It’s that time of the year again! Just like last year, I am leaving it to all the other bloggers, trackers, reviewers and fans of Tamil cinema to come up with the usual list of best films of this year. I am certain that most of us would’ve seen almost all these films. If you ask me for my top 10, here they are (in the order they were released)
- To Let
- Super Deluxe
- Oththa Seruppu Size 7
Apart from these films, I also liked Petta, Viswasam, Nerkonda Paarvai, Namma Veetu Pillai, Irandam Ulagaporin Kadaisi Gundu, Raatchasi, Vellai Pookal, Mehandi Circus and Kolaigaran.
Apart from these films, there were some which also made its way to the big screens this year but didn’t get the recognition it deserved. So here’s my post where I list the most underrated Tamil films of 2019.
PS: Kindly note that these films are in the order in which they released this year. Unlike other listicles which would contain films the writer had watched, I wasn’t able to catch all the films I’m mentioning here. So the following is actually a list of films that were compiled by me along with a couple of my fellow film fanatics. For films which have made their way to OTT platforms, I have also given the links. Some of the choices might even be shocking to you, but hey, my blog, my choice :P!
Dhilluku Dhuddu 2
I am one of many people who miss Santhanam the comedian and I was disappointed when he turned hero and gave some fiascos such as Sakka Podu Podu Raja. But that changed this year when he gave two of the best comedies in recent times. While you will find A1 later in this list, let’s first start with Dhilluku Dhuddu 2 which released in February. Yes, it’s once again a horror-comedy – a genre that has been exploited in recent times, but with some brilliant sketches and hilarious performances by Santhanam, Urvashi, Rajendran and a few more, this film easily surpasses its predecessor thereby making it one of Tamil cinema’s very few sequels that are better than the first film.
When a director and the lead actors are in a phase of their careers where they finally know what kind of films are necessary to make their filmography look better, a film like Kanne Kalaimaane happens. Seenu Ramasamy is a filmmaker who specialises in films about relationships and emotions sketched on a rural backdrop and Kanne Kalaimaane is yet another product from his stable that talks about how relationships across different members of family work. With both Udhayanidhi Stalin and Tamannaah giving one of their best performances, this film is a feel-good emotional overdose.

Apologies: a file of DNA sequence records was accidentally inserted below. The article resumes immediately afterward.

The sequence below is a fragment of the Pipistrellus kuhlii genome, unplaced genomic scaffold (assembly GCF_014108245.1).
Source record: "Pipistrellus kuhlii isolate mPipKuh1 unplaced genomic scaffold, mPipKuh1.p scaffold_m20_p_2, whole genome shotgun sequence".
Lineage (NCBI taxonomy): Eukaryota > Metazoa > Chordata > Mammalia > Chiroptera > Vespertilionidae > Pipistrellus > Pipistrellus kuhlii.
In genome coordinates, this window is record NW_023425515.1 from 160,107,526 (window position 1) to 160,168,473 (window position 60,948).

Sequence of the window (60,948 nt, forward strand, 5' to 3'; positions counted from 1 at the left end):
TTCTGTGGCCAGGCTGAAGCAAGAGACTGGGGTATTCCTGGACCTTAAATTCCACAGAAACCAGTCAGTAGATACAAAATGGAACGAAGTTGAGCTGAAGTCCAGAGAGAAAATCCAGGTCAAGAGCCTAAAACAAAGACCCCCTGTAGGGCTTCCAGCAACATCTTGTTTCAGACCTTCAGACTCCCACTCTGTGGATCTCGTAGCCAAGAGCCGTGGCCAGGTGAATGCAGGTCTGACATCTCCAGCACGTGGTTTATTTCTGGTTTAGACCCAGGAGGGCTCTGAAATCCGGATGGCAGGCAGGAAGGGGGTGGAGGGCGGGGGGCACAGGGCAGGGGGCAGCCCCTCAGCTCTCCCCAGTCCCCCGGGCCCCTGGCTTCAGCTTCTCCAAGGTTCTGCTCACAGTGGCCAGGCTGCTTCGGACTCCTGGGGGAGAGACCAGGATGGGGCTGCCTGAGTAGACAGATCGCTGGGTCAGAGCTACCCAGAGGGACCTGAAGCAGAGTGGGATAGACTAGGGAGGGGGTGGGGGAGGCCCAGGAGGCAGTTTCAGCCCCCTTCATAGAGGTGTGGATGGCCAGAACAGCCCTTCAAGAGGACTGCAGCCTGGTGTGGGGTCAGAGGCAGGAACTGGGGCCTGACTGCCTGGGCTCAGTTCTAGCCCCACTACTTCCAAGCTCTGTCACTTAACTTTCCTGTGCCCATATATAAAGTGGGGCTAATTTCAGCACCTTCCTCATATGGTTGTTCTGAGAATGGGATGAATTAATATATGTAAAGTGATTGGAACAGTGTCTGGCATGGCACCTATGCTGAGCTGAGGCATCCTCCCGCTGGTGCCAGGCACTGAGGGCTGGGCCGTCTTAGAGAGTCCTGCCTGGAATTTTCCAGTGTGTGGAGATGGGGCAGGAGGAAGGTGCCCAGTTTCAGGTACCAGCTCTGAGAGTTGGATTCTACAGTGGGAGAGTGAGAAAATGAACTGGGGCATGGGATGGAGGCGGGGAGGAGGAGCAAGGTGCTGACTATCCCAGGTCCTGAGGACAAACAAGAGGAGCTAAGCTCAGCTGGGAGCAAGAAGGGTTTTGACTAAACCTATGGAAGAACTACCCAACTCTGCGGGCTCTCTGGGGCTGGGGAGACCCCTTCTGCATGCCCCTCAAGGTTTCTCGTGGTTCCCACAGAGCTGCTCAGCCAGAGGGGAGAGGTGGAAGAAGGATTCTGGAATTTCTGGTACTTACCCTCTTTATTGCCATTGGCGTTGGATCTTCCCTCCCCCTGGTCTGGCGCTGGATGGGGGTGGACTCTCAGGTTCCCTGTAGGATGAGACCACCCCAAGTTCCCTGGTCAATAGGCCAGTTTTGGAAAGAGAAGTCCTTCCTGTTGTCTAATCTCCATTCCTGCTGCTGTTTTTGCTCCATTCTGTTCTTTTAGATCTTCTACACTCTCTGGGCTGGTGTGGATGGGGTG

Sathru, starring Kathir, is one of those films which cannot be brushed under the carpet as yet another cop flick. Though it’s not a perfect film, Sathru’s antagonist – played by Laguparan, the way the film takes a course and thankfully, not having even a single song, help make it an intriguing watch. Heavily inspired by Suriya’s Kaakha Kaakha, Sathru has its share of issues, but it’s definitely a film you wouldn’t mind watching once.
If a film can hold the attention of its audience despite telling a story that’s not particularly new, then it’s an entertaining film. Nedunalvaadai, directed by Selvakannan does exactly that. It is a simple film with quite a tried and tested plot, but what makes it interesting is how beautifully some enjoyable elements can elevate even the simplest of scenes. With a completely new cast that does not feel like amateurs, who play progressive characters and a screenplay that brushes upon topics such as caste without getting preachy, Nedunalvaadai is a film that’s sure to give you a breezy glimpse of the rural side.